• ISBN-13: 9781886910072
  • Publisher: Boyds Mills Press
  • Publication date: 5/2/1992
  • Pages: 138
  • Age range: 9 - 12 Years
  • Product dimensions: 5.82 (w) x 8.57 (h) x 0.67 (d)

Meet the Author

Douglas Evans is the author of MVP*, Apple Island, and the previous collections of classroom tales: Math Rashes and The Classroom at the End of the Hall. He has a master's degree in education and has taught for fifteen years in settings ranging from a small logging town in Oregon to international schools in Helsinki and London. He currently lives in Berkeley, California.

Larry Di Fiori has illustrated over sixty books for children, including the books of classroom stories by Douglas Evans, and has created pictures for Parents, Sesame Street, and Scholastic magazines. He lives in New Canaan, Connecticut.

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Customer Reviews

Average Rating 4.5
( 8 )
Rating Distribution

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Sort by: Showing all of 8 Customer Reviews
  • Anonymous

    Posted October 23, 2013

    Great Book

    I've read this book 5 times

    Was this review helpful? Yes  No   Report this review
  • Posted July 2, 2013

    more from this reviewer

    The Classroom at the End of the Hall by Douglas Evans is a fun c

    The Classroom at the End of the Hall by Douglas Evans is a fun chapter book that will even get reluctant readers to keep turning the pages.  As a teacher, I saw some of my students in these characters and I am sure children will be able to identify with them as well.  Whether they see themselves or someone in their class, there is enough fun, exaggeration, and peculiarities in the room at the end of the hall for everyone.  This story would be great as a read aloud too!

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  • Anonymous

    Posted November 8, 2004

    Very well done. Highly recommended.

    Enter W.T. Melon Elementary School and join the third-graders in the classroom at the end of the hall. Some very odd things happen in that special classroom. Mr. Leeks, the custodian, tells everyone who will listen that he hears noises coming from inside that room, even late at night. Once, Mr. Leeks was outside cleaning and looked through the classroom window only to see someone sitting at the teacher's desk! Mr. Leeks promises that he saw the ghost of W.T. Melon sitting there, plain as day, teaching an invisible class. Of course, that is impossible since Mr. Melon died over twenty years ago. ............................... While you read about the third-graders in the classroom at the end of the hall, you will watch nine kids have some amazing things happen to them. For example, Roger is the class Pain-in-the-Neck. But after a visit from a dust genie that changes. Then there is Emily who is a very tidy girl, except for her desk. When a desk pest makes her desk his home, she changes her ways. Let us not forget Kenneth either. He finds reading to be difficult. But a magical book that tells the future makes reading a joy. ................................... ***** Nine tales grace this book's pages. Each story is accompanied by wondrous illustrations that will bring any young child's imagination to life. This is perfect as a first chapter book for pre-schoolers, if parents have been helping their child to read early. Most kids will be able to read it by first or second grade. Parents would do well to purchase this book and read one story (one chapter) to their children before putting them to bed. It not only makes for wonderful bed time tales, but also help the kids get an early start on reading. The stories are so delightful that children may ask for a story from this book, instead the normal ones. Very well done! Highly recommended! *****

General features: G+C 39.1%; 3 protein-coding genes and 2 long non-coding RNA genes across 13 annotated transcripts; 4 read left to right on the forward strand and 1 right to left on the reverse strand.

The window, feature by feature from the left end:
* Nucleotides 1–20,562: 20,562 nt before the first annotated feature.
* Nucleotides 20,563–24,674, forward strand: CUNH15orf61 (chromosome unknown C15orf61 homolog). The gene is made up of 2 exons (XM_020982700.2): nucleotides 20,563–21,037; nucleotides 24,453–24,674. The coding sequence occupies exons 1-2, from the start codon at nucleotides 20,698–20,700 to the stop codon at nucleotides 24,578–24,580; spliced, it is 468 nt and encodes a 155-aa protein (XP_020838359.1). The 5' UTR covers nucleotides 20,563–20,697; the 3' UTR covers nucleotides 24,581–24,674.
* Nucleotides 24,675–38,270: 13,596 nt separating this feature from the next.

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  • Anonymous

    Posted July 24, 2001

    2001 stars

    This is the best book I have ever read besides APPLE ISLAND the prequil and the SKIN I'M IN. Dougles Evens has a very creative mind and is just full of surprises. I hope even adults read this book even thought it is a 3rd grade reading level. I't wounderful!! SO READ IT!

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  • Anonymous

    Posted June 1, 2001

    The Classroom at the End of the Hall Review

    This book was a really exciting book about the students in the class at the end of the hall. There is something weird with each student. You can help solve some mysteries about the Clasroom at the end of the hall while your reading. I think people who like funny books would really enjoy reading a book like this. Every chapter has at least five funny things in it.

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  • Anonymous

    Posted February 17, 2011

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  • Anonymous

    Posted October 14, 2008

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  • Anonymous

    Posted January 8, 2012